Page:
Jews, Race, and Religion to be Discussed in Online Lecture Series

By Rabbi Mira Beth Wasserman and Steven Weitzman

This January 18 marks the first celebration of Martin Luther King Jr. Day since the killing of George Floyd kindled a wave of mass demonstrations in cities and towns across the United States. The Black Lives Matter protests confronted Americans with painful evidence of the persistence and pervasiveness of racism in this country. Alongside the growing list of black victims of police brutality is the devastation of COVID-19, which has disproportionately affected people of color. While it is too soon to say what kind of lasting change will eventually emerge, one legacy of 2020 is a new openness to learning about racism and how to combat it. American Jews have been part of this national awakening at the individual and organizational levels.

Questions of race inform Jewish experience in complicated ways because Jews have been both victimized by and complicit in racialized thinking. Right now, American Jews face rising white nationalism and antisemitism that present an increasingly brazen and lethal threat. At the same time, many American Jews are thinking hard about their role in the systemic racism that America has yet to overcome. Adding another level of complexity is the racial diversity within the Jewish community. Jewish identity is interwoven with the other identities Jews hold, as Whites, Blacks, Asians, Latinx, Mizrahi Jews and multiracial Jews.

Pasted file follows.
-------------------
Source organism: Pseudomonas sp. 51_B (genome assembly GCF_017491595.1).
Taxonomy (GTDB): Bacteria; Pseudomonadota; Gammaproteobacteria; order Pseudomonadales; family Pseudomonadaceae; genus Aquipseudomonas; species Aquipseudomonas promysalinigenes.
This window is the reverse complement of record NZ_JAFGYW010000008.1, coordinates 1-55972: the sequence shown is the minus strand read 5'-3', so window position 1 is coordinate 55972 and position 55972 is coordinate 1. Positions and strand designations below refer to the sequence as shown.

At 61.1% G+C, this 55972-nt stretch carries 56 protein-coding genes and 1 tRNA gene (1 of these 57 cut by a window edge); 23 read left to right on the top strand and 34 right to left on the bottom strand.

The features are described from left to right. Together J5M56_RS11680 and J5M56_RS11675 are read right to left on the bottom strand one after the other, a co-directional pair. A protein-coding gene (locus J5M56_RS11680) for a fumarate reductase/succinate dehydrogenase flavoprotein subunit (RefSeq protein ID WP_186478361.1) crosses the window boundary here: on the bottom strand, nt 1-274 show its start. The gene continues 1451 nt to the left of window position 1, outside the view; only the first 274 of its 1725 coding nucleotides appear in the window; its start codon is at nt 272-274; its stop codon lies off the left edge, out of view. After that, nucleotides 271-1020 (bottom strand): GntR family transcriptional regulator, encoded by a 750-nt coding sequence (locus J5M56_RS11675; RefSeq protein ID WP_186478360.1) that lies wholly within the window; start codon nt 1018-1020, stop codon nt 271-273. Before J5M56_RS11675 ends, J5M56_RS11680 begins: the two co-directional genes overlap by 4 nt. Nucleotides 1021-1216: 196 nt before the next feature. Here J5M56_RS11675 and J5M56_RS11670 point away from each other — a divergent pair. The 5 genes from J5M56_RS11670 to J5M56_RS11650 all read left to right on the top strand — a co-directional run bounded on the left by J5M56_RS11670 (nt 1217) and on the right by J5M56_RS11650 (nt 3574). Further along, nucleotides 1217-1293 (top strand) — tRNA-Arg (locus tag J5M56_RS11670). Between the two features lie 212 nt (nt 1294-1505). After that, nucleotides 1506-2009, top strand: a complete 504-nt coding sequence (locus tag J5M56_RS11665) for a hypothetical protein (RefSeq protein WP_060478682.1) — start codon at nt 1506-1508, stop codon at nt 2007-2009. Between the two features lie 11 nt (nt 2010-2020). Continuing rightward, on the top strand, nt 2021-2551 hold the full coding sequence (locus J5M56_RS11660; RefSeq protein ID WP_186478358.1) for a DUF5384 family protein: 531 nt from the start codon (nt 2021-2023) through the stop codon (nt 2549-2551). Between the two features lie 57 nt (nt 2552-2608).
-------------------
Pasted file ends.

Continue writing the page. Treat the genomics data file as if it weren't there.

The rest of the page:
It is precisely because Jews don’t fit neatly into racial categories that we think Jewish experience offers a valuable entryway into the study of race. Jewish identities and experience complicate conceptions that are overly simplistic or that lack nuance. Jewish history illuminates both the difficulty and the imperative of grappling with race and racism.

To deepen our understanding of race, we have organized a series of online talks that will bring leading scholars of race, religion and Jewish life to a broad public. Ten scholars will use the prism of Jewish experience to examine intersections of race and religion, drawing lessons from the history of antisemitism, examining the role of Jews in the racialized culture of the United States and exploring the impact of race on Jewish experience. While the series centers on the study of history, it incorporates a range of intellectual perspectives from Jewish studies, religious studies, and critical race studies. Among the questions we will reflect on is the role of scholarship itself in the effort to overcome racism.

In American culture, race and religion interact in complicated ways. In 1960, Martin Luther King Jr. observed that 11 AM Sunday morning was America’s most segregated hour, and there is evidence to suggest that remains the case to this day in the United States. While King was focused on Christians, something similar certainly could have been said of synagogue gatherings on Friday nights or Saturday mornings. Though religious congregations have become more racially diverse, polling from the last decade shows that some 80 percent of American congregants attend services where a single racial or ethnic group comprises at least 80 percent of the congregation. Religious life in the United States reflects the racial divisions of American society more broadly.